This letter was written by Pvt. William H. Nicholson (1840-1907) who enlisted in Co. G, 38th Pennsylvania Infantry (9th PA Reserves) in May 1861. The regiment was organized at Camp Wright, near Pittsburgh, Allegheny County, Pennsylvania, on 28 June, 1861. They were ordered to Washington, D. C., on 22 July, 1861, and arrived by the Washington Branch, Baltimore & Ohio Railroad, via Harrisburg, Dauphin County, Pennsylvania, and Baltimore City and Annapolis Junction, Howard County, Maryland, on 26 July, 1861. The regiment encamped at Seventh Street Road, Washington, D. C., the same day and was mustered in United States service for three years on 28 July, 1861. They were ordered to Camp Tennally, near Tennallytown, D. C., on 5 August, 1861, from which camp William wrote this letter three days later.
Willam mustered out with his regiment on 12 May 1864 after three years service.
Camp Tennally [Maryland]
Thursday, August 8th 1861
My dear friend John Yahras,
I take my pen with pleasure to let you know that I am well and hope these few lines will find you the same. I received your letter on Monday evening [5 August] just after we had arrived at Camp Tennally. I was glad when I read your letter to ear that you was well. You said it was warm when you wrote your letter but I can tell you that if it was warmer than the evening I received your letter, it was warm enough. We marched eight miles through the hot sun. There was a young Dutch fellow in our company [who] said to our captain, “I vont zing Tixey [Dixie] anymore. Tixey is too hot for me. I rater zing I wish I was in Greenland.” It was so warm that we was as wet as if we had been in the river and when we would come to a pump, we would pump our caps full of water and put it on our head. ¹
I must let you know that I had not time to answer your letter on Tuesday for we had to march 6 miles to go out on picket guard and just returned to our camp. This morning we had lots of fun. The whole regiment was scattered out. We was in the advance near the river. The rebels is said to be near us and we have to keep pickets out all the time. There was some 32 pieces of artillery went past here this morning to be ready for them if they come on us. There was four regiments of cavalry went past here this morning for our outside picket.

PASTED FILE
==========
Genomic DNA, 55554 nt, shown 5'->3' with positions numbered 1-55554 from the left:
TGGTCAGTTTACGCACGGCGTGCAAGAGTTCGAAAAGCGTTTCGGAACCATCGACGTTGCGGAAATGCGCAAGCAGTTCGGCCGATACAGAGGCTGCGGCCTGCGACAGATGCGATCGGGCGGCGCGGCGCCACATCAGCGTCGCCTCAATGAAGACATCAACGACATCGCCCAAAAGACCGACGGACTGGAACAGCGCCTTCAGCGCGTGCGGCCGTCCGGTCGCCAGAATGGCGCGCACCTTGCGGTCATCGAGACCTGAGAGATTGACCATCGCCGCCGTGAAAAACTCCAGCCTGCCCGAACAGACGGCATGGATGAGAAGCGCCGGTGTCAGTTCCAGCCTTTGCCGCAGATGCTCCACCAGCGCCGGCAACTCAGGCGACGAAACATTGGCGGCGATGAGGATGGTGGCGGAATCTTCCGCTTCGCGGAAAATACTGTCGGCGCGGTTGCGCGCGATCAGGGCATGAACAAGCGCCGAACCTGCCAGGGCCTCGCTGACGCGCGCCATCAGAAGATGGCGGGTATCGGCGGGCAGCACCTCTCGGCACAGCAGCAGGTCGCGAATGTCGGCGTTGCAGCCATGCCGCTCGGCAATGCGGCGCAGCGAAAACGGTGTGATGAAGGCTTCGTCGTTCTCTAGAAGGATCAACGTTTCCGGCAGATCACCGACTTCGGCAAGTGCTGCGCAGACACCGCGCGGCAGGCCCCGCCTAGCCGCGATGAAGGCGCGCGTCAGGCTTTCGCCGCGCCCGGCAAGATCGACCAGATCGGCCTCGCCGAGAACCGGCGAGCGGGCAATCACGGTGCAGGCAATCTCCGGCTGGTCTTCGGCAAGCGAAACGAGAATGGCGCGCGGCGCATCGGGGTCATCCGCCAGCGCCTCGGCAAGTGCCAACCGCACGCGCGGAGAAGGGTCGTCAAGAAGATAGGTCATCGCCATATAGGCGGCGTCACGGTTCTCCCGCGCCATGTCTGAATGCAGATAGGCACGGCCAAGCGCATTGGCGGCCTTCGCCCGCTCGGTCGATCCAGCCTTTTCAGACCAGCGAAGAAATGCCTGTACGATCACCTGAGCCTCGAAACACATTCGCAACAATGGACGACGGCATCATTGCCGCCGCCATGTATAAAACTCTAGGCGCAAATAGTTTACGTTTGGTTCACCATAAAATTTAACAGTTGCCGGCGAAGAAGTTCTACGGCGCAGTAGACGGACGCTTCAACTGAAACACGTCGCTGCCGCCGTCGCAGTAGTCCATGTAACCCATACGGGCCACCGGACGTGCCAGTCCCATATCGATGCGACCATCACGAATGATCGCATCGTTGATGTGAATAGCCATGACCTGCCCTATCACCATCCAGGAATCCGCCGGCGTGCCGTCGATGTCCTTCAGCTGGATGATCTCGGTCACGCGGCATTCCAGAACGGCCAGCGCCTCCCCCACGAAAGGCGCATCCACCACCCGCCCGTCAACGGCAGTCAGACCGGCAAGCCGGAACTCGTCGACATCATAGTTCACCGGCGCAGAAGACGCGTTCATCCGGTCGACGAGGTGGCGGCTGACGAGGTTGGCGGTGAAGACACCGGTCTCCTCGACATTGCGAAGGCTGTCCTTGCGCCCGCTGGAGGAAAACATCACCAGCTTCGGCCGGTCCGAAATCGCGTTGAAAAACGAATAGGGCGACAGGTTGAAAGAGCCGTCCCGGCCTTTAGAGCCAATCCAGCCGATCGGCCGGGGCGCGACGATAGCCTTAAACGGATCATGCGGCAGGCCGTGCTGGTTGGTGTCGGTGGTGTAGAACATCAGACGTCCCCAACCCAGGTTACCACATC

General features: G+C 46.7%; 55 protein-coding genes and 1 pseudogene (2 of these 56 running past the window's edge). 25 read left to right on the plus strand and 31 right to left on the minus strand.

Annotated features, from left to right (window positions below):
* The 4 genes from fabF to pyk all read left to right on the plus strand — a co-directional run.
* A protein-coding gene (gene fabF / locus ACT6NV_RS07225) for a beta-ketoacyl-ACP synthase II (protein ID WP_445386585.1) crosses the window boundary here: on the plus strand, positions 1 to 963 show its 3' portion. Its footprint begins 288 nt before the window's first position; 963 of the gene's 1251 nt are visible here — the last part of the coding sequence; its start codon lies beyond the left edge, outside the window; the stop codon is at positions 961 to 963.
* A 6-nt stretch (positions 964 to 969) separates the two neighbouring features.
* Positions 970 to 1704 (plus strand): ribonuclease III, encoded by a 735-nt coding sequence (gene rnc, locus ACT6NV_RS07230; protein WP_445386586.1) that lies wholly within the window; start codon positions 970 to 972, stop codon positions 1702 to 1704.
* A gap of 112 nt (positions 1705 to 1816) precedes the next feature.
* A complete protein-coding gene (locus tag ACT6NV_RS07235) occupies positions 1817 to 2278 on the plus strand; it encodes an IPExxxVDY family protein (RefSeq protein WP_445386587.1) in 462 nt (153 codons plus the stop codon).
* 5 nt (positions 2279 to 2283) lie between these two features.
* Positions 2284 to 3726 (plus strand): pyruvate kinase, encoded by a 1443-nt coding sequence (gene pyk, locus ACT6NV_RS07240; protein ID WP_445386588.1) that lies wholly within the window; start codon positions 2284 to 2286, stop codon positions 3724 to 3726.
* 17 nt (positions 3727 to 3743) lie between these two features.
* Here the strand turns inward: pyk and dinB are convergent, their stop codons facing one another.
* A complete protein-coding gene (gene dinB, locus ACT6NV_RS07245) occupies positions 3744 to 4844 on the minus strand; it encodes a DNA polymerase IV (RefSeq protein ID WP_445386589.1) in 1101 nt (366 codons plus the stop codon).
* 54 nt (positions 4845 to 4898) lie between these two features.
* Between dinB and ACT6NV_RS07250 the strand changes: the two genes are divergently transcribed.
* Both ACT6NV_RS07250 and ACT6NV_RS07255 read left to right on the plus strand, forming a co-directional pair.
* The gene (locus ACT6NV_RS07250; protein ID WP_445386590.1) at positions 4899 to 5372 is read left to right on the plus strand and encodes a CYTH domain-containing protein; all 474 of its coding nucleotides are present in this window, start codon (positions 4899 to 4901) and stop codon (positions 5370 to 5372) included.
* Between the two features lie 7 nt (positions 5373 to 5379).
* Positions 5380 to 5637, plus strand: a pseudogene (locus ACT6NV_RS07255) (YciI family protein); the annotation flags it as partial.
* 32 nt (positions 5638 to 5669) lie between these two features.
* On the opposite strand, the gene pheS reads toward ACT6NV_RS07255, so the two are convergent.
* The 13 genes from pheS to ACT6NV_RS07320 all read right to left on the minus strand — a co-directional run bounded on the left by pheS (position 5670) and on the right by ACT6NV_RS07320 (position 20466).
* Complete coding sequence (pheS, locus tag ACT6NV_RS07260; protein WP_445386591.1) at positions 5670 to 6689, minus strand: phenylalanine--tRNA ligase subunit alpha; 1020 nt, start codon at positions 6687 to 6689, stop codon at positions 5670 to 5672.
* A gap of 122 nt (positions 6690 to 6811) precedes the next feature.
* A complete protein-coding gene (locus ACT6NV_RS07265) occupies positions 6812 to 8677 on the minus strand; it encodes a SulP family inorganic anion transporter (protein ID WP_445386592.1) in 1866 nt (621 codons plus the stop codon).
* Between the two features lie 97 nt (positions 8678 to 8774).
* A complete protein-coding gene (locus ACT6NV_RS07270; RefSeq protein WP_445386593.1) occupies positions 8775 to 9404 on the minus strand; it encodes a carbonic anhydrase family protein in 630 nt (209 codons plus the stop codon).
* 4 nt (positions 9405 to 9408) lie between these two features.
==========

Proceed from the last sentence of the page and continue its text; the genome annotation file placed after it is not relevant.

I must tell you about some of our gun when out on picket. One of our reserve shot a big black dog which was approaching him. He thought it was a man. The next regiment to us had one of their men shot through the leg by a Rebel who came up the bank like a dog and sprang up and shot him and made his escape but he might as well let our sentinel alone for he only put the ball through the calf of his leg. One of our men belonging to Co. E got shot in the face with his own gun. There was no ball in it. It was a blank cartridge [and] didn’t hurt him very bad.
When we all got to the place where we was to be stationed, we was ordered to load our guns and Andrew Blacksmith got so much excited he put four cartridges in his gun. The surgeon seen that his gun was double loaded. He said Blacksmith, let me see your gun and he said, “I’ll be damned if he hain’t put all his ammunition in one load. The captain [John B. Brookbank] said, “Never mind Blacksmith, he thinks there is no use in loading so often when he can put four in at once. I’ll bet if any rebels come near him, he will lay him out.” ²
I must tell you that we are expecting a little fight about here pretty soon but I think they won’t stand us very long. I must tell you that we must go out two or three times a week as picket guard and I don’t know when I will get a chance to write again. But write soon and my letters will follow us and I will write every chance I get. I must close my letter by sending you my best respects to you and all the rest of the folks about Pine Creek and Stewardstown.
I still remain your affectionate friend, — W. H. Nicholson
¹ The following account of the same march was probably written by a member of the same regiment: “Last Monday when we marched from Washington, the thermometer varied from 95 to 100 degrees Fahrenheit. It certainly was the hottest day I ever felt. Many poor fellows fell exhausted by the excessive heat and dust which rose like a cloud. We had our cartridge boxes, knapsacks, blankets, Haversacks with a loaf of bread in them, canteens each weighing four pounds when filled with water, and our muskets to carry all the way and it was not strange that we should become wearied.” — J. D. C.
² Andrew Blacksmith transferred to the 6th U. S. Cavalry on 28 October 1862.